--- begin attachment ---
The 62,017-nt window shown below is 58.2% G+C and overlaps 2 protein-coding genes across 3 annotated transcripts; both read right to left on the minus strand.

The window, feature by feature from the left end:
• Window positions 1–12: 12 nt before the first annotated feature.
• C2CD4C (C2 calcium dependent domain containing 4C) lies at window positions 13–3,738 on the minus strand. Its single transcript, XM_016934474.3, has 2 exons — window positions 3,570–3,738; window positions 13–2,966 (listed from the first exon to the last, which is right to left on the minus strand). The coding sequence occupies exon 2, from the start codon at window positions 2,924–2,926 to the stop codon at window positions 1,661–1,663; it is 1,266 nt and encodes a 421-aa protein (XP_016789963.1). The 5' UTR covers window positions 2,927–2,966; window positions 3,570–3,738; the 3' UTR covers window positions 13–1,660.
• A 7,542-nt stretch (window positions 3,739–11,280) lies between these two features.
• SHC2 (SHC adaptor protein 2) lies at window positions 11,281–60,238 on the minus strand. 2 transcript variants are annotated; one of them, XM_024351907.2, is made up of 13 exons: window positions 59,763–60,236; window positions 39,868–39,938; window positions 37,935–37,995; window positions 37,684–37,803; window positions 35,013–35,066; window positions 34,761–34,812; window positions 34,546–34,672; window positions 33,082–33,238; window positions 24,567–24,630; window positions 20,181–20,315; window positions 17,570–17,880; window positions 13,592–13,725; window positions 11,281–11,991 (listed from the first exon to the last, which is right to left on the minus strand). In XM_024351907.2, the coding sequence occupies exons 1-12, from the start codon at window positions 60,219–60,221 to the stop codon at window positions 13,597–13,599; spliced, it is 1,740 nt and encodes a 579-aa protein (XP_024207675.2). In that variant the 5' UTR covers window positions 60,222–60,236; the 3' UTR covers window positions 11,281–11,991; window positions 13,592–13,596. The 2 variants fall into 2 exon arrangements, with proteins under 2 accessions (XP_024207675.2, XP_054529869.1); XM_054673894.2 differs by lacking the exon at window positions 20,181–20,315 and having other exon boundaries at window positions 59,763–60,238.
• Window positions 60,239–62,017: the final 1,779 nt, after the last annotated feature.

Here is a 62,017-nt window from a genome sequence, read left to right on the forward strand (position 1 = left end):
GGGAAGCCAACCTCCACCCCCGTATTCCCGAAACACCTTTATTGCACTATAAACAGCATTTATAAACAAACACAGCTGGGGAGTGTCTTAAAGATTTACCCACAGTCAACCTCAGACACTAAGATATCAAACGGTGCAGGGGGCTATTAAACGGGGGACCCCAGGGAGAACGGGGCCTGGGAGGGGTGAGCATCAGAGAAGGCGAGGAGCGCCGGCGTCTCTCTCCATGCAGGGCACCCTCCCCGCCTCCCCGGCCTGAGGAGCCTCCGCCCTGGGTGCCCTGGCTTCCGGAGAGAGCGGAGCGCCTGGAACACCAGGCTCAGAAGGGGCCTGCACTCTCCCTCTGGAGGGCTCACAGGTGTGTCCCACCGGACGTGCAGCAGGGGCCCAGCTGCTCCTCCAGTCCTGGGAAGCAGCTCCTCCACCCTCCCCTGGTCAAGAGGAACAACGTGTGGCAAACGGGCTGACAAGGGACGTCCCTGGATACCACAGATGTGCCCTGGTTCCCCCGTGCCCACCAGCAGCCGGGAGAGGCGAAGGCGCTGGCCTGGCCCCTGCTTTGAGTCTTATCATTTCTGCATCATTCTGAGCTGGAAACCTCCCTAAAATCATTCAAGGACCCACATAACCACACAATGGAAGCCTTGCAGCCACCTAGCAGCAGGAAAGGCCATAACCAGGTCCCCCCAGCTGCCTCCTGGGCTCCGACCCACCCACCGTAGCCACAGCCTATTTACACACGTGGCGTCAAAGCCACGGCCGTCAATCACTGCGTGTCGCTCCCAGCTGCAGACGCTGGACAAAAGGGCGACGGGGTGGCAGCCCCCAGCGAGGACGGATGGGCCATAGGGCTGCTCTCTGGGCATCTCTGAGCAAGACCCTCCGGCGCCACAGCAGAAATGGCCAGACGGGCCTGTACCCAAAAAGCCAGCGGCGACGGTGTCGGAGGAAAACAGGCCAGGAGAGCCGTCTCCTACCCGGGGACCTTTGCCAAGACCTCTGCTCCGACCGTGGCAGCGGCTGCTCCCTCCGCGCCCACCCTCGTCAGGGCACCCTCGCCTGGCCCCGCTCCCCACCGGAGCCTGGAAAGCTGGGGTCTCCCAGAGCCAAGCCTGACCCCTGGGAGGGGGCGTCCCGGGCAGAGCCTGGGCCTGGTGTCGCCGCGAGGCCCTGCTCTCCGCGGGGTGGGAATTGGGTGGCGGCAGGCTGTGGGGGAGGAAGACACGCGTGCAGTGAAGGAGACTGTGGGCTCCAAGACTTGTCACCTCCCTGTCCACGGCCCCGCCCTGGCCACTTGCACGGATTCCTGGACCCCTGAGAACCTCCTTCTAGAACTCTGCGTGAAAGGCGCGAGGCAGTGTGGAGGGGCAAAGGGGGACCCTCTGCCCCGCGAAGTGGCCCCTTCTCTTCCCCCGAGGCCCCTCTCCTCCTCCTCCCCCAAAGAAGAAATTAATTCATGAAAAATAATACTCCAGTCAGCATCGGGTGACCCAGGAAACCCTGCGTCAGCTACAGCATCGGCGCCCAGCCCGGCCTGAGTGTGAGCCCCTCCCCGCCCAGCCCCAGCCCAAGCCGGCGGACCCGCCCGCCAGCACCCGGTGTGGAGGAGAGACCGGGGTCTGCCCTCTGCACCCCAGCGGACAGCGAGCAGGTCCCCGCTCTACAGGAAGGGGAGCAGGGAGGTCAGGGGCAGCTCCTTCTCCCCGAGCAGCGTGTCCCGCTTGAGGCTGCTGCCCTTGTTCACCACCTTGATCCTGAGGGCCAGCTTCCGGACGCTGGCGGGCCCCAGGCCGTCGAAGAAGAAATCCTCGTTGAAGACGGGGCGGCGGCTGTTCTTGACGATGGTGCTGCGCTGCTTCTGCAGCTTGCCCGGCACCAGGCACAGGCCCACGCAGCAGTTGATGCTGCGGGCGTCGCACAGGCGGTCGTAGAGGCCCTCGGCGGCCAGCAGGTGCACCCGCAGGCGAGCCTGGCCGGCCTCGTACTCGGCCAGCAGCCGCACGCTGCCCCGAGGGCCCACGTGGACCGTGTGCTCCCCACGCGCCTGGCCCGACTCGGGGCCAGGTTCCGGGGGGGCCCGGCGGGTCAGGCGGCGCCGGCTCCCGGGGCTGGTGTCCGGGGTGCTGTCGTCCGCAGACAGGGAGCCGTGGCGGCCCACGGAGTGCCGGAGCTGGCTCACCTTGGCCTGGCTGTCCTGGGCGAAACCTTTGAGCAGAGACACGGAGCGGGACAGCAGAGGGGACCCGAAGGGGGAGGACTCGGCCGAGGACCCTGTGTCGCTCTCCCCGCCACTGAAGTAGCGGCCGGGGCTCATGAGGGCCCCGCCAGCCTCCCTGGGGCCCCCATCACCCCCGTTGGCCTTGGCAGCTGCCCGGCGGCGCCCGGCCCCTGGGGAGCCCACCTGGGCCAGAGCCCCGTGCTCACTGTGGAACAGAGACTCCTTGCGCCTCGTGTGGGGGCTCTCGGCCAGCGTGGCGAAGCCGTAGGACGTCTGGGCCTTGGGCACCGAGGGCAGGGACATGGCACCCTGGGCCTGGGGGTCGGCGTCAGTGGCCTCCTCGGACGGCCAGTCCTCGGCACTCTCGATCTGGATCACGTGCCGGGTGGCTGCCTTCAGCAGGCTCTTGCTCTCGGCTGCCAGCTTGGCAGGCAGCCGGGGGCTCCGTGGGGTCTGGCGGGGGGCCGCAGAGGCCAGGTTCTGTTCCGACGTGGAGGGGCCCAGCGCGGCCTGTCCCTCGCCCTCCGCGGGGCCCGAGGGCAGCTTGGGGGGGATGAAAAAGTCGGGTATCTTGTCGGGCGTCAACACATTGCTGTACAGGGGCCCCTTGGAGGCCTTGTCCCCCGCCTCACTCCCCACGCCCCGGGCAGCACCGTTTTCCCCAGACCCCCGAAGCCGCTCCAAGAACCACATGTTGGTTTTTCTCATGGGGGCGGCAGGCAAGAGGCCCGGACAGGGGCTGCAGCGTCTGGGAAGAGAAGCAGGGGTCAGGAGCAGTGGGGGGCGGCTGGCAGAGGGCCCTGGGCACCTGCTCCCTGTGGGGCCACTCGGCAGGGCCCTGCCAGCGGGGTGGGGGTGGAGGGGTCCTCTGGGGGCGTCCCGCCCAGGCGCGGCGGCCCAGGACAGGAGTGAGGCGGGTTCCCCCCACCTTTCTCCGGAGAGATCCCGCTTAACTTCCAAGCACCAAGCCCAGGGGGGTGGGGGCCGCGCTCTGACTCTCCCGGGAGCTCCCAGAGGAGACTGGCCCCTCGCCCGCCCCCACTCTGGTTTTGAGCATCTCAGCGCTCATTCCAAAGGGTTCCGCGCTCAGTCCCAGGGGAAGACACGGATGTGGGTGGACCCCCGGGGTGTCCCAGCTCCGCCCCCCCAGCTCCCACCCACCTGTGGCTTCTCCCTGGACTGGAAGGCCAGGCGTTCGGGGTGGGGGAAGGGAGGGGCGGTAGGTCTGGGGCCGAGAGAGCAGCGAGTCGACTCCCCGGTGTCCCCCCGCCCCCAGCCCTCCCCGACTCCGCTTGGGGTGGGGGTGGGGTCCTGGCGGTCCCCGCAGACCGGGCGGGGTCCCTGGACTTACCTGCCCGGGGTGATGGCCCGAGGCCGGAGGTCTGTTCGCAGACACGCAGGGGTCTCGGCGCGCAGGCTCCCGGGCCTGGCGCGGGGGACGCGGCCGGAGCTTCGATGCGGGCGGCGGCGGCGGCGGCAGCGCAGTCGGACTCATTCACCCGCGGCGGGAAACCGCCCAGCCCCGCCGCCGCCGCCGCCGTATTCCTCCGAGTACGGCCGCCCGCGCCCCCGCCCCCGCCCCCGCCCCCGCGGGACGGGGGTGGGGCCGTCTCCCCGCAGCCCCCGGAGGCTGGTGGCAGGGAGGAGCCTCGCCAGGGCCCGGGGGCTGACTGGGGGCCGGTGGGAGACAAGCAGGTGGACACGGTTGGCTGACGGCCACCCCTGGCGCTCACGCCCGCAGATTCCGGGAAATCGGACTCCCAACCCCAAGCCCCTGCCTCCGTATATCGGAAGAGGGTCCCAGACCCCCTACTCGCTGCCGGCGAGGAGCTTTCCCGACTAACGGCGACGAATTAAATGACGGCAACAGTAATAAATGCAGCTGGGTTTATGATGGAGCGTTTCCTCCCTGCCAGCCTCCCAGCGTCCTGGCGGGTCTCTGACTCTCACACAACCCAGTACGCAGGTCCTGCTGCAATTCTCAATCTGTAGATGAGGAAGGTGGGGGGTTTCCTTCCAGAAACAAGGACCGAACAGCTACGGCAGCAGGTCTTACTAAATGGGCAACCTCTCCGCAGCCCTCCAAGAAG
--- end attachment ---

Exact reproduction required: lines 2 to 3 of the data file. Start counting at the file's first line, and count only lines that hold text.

The window, feature by feature from the left end:
• Window positions 1–12: 12 nt before the first annotated feature.